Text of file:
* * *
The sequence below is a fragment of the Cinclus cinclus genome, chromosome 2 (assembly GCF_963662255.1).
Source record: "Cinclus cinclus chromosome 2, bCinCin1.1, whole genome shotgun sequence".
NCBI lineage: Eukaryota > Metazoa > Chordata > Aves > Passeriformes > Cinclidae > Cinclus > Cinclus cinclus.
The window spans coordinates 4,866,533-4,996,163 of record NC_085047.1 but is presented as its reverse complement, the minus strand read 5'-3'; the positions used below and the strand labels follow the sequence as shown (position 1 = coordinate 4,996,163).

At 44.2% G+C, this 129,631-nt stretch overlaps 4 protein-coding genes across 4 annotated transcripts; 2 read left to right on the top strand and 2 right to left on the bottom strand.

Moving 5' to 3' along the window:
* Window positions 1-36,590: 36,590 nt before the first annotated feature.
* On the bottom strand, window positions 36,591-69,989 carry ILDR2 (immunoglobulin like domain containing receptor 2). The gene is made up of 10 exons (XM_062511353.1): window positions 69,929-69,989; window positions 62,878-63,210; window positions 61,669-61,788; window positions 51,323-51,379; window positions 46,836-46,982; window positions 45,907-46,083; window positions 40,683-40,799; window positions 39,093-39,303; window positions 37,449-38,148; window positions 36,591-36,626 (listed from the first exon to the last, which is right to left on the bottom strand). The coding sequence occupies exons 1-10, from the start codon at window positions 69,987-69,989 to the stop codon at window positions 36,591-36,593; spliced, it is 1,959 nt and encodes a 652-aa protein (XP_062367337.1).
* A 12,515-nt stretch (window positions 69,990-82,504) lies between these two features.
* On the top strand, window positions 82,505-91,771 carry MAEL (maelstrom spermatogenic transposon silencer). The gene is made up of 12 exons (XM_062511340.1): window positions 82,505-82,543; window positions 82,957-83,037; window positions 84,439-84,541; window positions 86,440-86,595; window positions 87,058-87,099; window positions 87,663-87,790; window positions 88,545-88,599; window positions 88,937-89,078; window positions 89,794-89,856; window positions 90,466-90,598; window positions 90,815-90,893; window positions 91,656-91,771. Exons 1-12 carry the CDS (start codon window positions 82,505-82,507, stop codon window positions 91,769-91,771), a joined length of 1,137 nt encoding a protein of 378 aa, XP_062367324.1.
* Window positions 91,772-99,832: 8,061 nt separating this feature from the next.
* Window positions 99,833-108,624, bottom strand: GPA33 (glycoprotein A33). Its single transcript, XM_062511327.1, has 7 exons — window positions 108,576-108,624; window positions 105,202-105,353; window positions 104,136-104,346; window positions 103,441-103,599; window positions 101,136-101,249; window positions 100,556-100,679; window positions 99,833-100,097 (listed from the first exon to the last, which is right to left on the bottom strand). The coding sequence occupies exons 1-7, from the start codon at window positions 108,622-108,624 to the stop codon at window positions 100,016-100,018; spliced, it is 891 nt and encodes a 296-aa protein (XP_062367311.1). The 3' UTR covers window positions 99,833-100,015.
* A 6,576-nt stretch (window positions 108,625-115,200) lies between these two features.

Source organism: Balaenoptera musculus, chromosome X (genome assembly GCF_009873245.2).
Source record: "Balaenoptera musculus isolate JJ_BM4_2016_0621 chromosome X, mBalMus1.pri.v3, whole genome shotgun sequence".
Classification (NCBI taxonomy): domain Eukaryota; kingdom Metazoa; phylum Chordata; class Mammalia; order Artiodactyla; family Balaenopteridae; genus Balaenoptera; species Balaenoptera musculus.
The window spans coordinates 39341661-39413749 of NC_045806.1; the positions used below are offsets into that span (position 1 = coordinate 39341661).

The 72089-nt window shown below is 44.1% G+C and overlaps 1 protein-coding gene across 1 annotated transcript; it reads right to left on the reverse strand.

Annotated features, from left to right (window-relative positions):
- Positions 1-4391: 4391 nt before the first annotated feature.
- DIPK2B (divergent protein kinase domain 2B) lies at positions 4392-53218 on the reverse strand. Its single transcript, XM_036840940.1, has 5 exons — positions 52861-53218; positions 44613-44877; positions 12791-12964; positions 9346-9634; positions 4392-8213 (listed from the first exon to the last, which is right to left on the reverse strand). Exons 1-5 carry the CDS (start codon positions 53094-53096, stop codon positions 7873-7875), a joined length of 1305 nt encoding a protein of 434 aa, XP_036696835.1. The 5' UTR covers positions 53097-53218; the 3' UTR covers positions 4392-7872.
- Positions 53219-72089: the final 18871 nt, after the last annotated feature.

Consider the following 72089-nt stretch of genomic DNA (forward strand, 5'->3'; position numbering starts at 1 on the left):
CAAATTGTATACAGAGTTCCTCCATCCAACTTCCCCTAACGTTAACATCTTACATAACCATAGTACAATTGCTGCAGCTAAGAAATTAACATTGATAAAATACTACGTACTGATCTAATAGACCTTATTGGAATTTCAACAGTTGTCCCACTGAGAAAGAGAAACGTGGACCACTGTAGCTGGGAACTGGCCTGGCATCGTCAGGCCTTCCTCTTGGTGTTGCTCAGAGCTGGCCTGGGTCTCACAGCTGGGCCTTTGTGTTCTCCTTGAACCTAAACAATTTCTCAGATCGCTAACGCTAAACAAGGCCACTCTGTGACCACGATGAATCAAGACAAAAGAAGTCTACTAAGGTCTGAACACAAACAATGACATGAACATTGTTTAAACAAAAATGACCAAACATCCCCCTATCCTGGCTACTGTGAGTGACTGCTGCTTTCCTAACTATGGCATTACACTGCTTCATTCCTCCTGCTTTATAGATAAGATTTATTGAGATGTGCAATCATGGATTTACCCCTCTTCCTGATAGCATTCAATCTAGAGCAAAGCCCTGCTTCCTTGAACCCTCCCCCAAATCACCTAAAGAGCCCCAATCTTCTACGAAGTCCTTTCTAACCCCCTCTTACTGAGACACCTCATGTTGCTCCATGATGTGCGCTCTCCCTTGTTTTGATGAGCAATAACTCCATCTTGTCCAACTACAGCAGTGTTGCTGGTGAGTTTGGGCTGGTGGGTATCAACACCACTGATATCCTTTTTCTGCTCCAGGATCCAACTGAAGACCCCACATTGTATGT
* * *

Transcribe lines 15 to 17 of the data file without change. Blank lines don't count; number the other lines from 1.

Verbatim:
Source record: "Balaenoptera musculus isolate JJ_BM4_2016_0621 chromosome X, mBalMus1.pri.v3, whole genome shotgun sequence".
Classification (NCBI taxonomy): domain Eukaryota; kingdom Metazoa; phylum Chordata; class Mammalia; order Artiodactyla; family Balaenopteridae; genus Balaenoptera; species Balaenoptera musculus.
The window spans coordinates 39341661-39413749 of NC_045806.1; the positions used below are offsets into that span (position 1 = coordinate 39341661).